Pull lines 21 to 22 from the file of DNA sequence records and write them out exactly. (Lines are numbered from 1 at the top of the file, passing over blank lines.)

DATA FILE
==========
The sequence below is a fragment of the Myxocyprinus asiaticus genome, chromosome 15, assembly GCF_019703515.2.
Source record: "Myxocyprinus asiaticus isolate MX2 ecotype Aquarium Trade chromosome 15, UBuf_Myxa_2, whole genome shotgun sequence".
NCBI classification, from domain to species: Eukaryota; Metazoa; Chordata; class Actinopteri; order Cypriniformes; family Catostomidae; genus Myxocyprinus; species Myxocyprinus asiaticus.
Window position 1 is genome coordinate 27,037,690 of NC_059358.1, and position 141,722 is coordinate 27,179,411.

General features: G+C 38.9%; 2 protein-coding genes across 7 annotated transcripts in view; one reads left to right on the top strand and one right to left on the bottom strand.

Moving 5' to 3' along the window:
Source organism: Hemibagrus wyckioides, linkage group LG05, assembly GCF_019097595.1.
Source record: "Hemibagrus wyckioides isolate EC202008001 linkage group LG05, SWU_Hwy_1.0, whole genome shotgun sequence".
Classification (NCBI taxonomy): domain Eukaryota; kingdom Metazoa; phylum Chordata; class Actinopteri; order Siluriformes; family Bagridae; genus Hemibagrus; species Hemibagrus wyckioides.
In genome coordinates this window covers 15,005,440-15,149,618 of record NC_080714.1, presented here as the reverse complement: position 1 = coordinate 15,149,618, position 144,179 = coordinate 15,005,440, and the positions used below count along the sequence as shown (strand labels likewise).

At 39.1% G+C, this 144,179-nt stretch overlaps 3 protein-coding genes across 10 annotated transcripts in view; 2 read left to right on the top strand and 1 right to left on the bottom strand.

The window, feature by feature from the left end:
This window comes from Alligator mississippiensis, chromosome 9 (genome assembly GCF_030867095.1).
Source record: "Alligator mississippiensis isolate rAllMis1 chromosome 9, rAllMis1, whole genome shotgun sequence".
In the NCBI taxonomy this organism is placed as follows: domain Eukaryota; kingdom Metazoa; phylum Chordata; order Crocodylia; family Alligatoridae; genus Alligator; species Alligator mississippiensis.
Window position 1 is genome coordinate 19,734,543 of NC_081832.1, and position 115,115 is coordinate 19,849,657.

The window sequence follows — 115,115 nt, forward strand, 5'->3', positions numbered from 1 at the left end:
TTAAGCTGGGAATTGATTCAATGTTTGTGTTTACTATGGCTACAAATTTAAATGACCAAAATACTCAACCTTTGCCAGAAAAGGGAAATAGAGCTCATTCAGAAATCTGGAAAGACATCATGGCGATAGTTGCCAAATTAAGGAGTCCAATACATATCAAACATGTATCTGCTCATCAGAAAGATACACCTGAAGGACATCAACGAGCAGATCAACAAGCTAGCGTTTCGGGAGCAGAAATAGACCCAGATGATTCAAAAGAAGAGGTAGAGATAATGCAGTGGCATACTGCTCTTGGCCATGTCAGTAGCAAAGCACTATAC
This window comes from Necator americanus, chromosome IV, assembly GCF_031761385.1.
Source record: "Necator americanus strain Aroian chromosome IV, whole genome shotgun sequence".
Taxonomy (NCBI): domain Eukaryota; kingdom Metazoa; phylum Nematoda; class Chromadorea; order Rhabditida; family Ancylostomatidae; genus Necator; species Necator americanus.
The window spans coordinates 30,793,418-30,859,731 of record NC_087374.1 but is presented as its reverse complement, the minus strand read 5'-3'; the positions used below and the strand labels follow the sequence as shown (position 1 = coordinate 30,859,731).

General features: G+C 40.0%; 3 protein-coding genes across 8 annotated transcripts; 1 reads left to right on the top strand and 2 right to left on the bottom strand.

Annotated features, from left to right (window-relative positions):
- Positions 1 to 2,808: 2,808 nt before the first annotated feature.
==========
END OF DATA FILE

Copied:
Taxonomy (NCBI): domain Eukaryota; kingdom Metazoa; phylum Nematoda; class Chromadorea; order Rhabditida; family Ancylostomatidae; genus Necator; species Necator americanus.
The window spans coordinates 30,793,418-30,859,731 of record NC_087374.1 but is presented as its reverse complement, the minus strand read 5'-3'; the positions used below and the strand labels follow the sequence as shown (position 1 = coordinate 30,859,731).